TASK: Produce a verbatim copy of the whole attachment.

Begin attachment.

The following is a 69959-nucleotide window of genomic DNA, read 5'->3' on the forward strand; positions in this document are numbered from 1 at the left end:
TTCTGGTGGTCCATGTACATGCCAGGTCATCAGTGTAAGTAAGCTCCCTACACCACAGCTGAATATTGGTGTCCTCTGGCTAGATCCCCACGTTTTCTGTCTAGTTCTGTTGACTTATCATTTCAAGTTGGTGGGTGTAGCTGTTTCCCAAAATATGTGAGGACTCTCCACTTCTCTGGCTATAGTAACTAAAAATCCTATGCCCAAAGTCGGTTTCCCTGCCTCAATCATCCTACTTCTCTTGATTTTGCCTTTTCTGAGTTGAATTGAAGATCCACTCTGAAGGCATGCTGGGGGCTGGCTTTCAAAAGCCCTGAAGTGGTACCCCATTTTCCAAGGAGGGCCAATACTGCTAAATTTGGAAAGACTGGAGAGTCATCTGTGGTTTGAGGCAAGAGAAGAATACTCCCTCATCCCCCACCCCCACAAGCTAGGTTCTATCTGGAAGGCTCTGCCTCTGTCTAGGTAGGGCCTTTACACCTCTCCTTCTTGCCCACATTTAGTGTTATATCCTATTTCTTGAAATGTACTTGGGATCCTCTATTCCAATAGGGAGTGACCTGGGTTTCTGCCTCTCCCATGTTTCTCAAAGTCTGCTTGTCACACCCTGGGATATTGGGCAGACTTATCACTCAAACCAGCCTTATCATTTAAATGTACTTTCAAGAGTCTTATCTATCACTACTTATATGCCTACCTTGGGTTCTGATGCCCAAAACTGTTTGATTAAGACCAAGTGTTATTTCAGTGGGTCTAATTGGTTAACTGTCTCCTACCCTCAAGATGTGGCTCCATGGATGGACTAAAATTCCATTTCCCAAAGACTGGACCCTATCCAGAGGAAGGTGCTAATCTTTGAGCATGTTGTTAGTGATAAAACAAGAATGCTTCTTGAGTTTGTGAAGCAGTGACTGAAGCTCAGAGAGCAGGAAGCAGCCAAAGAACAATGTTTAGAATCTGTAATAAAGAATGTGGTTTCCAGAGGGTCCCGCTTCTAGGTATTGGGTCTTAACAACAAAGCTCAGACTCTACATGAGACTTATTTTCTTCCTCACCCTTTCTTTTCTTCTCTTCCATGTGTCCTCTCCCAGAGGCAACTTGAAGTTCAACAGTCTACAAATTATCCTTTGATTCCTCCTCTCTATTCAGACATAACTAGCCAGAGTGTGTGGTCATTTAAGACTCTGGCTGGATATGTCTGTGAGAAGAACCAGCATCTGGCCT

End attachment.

The following is a 69959-nucleotide window of genomic DNA, read 5'->3' on the forward strand; positions in this document are numbered from 1 at the left end:
TTCTGGTGGTCCATGTACATGCCAGGTCATCAGTGTAAGTAAGCTCCCTACACCACAGCTGAATATTGGTGTCCTCTGGCTAGATCCCCACGTTTTCTGTCTAGTTCTGTTGACTTATCATTTCAAGTTGGTGGGTGTAGCTGTTTCCCAAAATATGTGAGGACTCTCCACTTCTCTGGCTATAGTAACTAAAAATCCTATGCCCAAAGTCGGTTTCCCTGCCTCAATCATCCTACTTCTCTTGATTTTGCCTTTTCTGAGTTGAATTGAAGATCCACTCTGAAGGCATGCTGGGGGCTGGCTTTCAAAAGCCCTGAAGTGGTACCCCATTTTCCAAGGAGGGCCAATACTGCTAAATTTGGAAAGACTGGAGAGTCATCTGTGGTTTGAGGCAAGAGAAGAATACTCCCTCATCCCCCACCCCCACAAGCTAGGTTCTATCTGGAAGGCTCTGCCTCTGTCTAGGTAGGGCCTTTACACCTCTCCTTCTTGCCCACATTTAGTGTTATATCCTATTTCTTGAAATGTACTTGGGATCCTCTATTCCAATAGGGAGTGACCTGGGTTTCTGCCTCTCCCATGTTTCTCAAAGTCTGCTTGTCACACCCTGGGATATTGGGCAGACTTATCACTCAAACCAGCCTTATCATTTAAATGTACTTTCAAGAGTCTTATCTATCACTACTTATATGCCTACCTTGGGTTCTGATGCCCAAAACTGTTTGATTAAGACCAAGTGTTATTTCAGTGGGTCTAATTGGTTAACTGTCTCCTACCCTCAAGATGTGGCTCCATGGATGGACTAAAATTCCATTTCCCAAAGACTGGACCCTATCCAGAGGAAGGTGCTAATCTTTGAGCATGTTGTTAGTGATAAAACAAGAATGCTTCTTGAGTTTGTGAAGCAGTGACTGAAGCTCAGAGAGCAGGAAGCAGCCAAAGAACAATGTTTAGAATCTGTAATAAAGAATGTGGTTTCCAGAGGGTCCCGCTTCTAGGTATTGGGTCTTAACAACAAAGCTCAGACTCTACATGAGACTTATTTTCTTCCTCACCCTTTCTTTTCTTCTCTTCCATGTGTCCTCTCCCAGAGGCAACTTGAAGTTCAACAGTCTACAAATTATCCTTTGATTCCTCCTCTCTATTCAGACATAACTAGCCAGAGTGTGTGGTCATTTAAGACTCTGGCTGGATATGTCTGTGAGAAGAACCAGCATCTGGCCT